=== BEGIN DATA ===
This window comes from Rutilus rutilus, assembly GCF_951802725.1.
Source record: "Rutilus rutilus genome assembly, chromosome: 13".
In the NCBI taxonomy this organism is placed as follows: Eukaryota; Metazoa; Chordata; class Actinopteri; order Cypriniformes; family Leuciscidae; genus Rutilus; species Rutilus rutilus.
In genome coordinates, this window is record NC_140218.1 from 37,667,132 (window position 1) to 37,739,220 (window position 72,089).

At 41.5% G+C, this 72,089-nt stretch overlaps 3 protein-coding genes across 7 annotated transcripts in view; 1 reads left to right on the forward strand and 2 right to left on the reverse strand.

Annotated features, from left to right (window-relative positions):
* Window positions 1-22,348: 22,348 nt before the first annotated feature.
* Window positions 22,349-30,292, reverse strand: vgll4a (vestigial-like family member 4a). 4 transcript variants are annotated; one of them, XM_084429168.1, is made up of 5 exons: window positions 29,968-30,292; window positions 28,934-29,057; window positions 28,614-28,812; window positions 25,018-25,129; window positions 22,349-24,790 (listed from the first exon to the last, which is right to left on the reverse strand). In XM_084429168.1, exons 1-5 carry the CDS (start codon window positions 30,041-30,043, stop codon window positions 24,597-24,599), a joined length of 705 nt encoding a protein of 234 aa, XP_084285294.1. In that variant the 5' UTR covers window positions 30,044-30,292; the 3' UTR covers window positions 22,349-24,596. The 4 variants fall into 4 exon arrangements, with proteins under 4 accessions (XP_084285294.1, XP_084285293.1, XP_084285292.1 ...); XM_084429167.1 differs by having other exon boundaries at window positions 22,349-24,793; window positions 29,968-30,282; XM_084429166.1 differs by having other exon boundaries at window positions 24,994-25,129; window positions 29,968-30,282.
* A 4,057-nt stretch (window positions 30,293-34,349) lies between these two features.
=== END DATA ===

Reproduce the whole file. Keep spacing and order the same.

This window comes from Rutilus rutilus, assembly GCF_951802725.1.
Source record: "Rutilus rutilus genome assembly, chromosome: 13".
In the NCBI taxonomy this organism is placed as follows: Eukaryota; Metazoa; Chordata; class Actinopteri; order Cypriniformes; family Leuciscidae; genus Rutilus; species Rutilus rutilus.
In genome coordinates, this window is record NC_140218.1 from 37,667,132 (window position 1) to 37,739,220 (window position 72,089).

At 41.5% G+C, this 72,089-nt stretch overlaps 3 protein-coding genes across 7 annotated transcripts in view; 1 reads left to right on the forward strand and 2 right to left on the reverse strand.

Annotated features, from left to right (window-relative positions):
* Window positions 1-22,348: 22,348 nt before the first annotated feature.
* Window positions 22,349-30,292, reverse strand: vgll4a (vestigial-like family member 4a). 4 transcript variants are annotated; one of them, XM_084429168.1, is made up of 5 exons: window positions 29,968-30,292; window positions 28,934-29,057; window positions 28,614-28,812; window positions 25,018-25,129; window positions 22,349-24,790 (listed from the first exon to the last, which is right to left on the reverse strand). In XM_084429168.1, exons 1-5 carry the CDS (start codon window positions 30,041-30,043, stop codon window positions 24,597-24,599), a joined length of 705 nt encoding a protein of 234 aa, XP_084285294.1. In that variant the 5' UTR covers window positions 30,044-30,292; the 3' UTR covers window positions 22,349-24,596. The 4 variants fall into 4 exon arrangements, with proteins under 4 accessions (XP_084285294.1, XP_084285293.1, XP_084285292.1 ...); XM_084429167.1 differs by having other exon boundaries at window positions 22,349-24,793; window positions 29,968-30,282; XM_084429166.1 differs by having other exon boundaries at window positions 24,994-25,129; window positions 29,968-30,282.
* A 4,057-nt stretch (window positions 30,293-34,349) lies between these two features.